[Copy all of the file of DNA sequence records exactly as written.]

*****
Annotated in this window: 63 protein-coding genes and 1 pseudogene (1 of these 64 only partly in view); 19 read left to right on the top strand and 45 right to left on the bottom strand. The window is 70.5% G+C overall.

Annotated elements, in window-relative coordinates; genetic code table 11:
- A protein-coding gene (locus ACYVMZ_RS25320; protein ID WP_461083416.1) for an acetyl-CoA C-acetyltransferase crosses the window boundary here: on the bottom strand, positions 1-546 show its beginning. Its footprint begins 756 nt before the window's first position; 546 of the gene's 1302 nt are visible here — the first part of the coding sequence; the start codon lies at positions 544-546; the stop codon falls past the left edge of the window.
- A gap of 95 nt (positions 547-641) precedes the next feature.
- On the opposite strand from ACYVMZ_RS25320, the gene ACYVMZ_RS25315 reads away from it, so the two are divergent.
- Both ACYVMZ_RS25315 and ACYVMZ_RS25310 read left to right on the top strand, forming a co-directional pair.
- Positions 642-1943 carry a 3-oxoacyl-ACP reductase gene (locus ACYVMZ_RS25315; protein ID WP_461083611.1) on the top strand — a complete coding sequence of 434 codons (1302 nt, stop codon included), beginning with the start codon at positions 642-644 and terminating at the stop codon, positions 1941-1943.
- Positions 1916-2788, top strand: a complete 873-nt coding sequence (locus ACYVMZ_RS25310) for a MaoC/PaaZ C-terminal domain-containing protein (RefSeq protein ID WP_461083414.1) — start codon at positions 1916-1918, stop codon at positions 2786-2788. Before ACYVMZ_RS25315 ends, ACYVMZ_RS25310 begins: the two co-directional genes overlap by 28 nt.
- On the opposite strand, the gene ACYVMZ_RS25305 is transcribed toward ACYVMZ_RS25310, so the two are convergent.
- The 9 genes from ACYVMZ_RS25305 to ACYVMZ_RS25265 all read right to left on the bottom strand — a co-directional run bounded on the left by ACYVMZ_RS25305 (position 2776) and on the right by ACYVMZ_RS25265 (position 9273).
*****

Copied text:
Annotated in this window: 63 protein-coding genes and 1 pseudogene (1 of these 64 only partly in view); 19 read left to right on the top strand and 45 right to left on the bottom strand. The window is 70.5% G+C overall.

Annotated elements, in window-relative coordinates; genetic code table 11:
- A protein-coding gene (locus ACYVMZ_RS25320; protein ID WP_461083416.1) for an acetyl-CoA C-acetyltransferase crosses the window boundary here: on the bottom strand, positions 1-546 show its beginning. Its footprint begins 756 nt before the window's first position; 546 of the gene's 1302 nt are visible here — the first part of the coding sequence; the start codon lies at positions 544-546; the stop codon falls past the left edge of the window.
- A gap of 95 nt (positions 547-641) precedes the next feature.
- On the opposite strand from ACYVMZ_RS25320, the gene ACYVMZ_RS25315 reads away from it, so the two are divergent.
- Both ACYVMZ_RS25315 and ACYVMZ_RS25310 read left to right on the top strand, forming a co-directional pair.
- Positions 642-1943 carry a 3-oxoacyl-ACP reductase gene (locus ACYVMZ_RS25315; protein ID WP_461083611.1) on the top strand — a complete coding sequence of 434 codons (1302 nt, stop codon included), beginning with the start codon at positions 642-644 and terminating at the stop codon, positions 1941-1943.
- Positions 1916-2788, top strand: a complete 873-nt coding sequence (locus ACYVMZ_RS25310) for a MaoC/PaaZ C-terminal domain-containing protein (RefSeq protein ID WP_461083414.1) — start codon at positions 1916-1918, stop codon at positions 2786-2788. Before ACYVMZ_RS25315 ends, ACYVMZ_RS25310 begins: the two co-directional genes overlap by 28 nt.
- On the opposite strand, the gene ACYVMZ_RS25305 is transcribed toward ACYVMZ_RS25310, so the two are convergent.
- The 9 genes from ACYVMZ_RS25305 to ACYVMZ_RS25265 all read right to left on the bottom strand — a co-directional run bounded on the left by ACYVMZ_RS25305 (position 2776) and on the right by ACYVMZ_RS25265 (position 9273).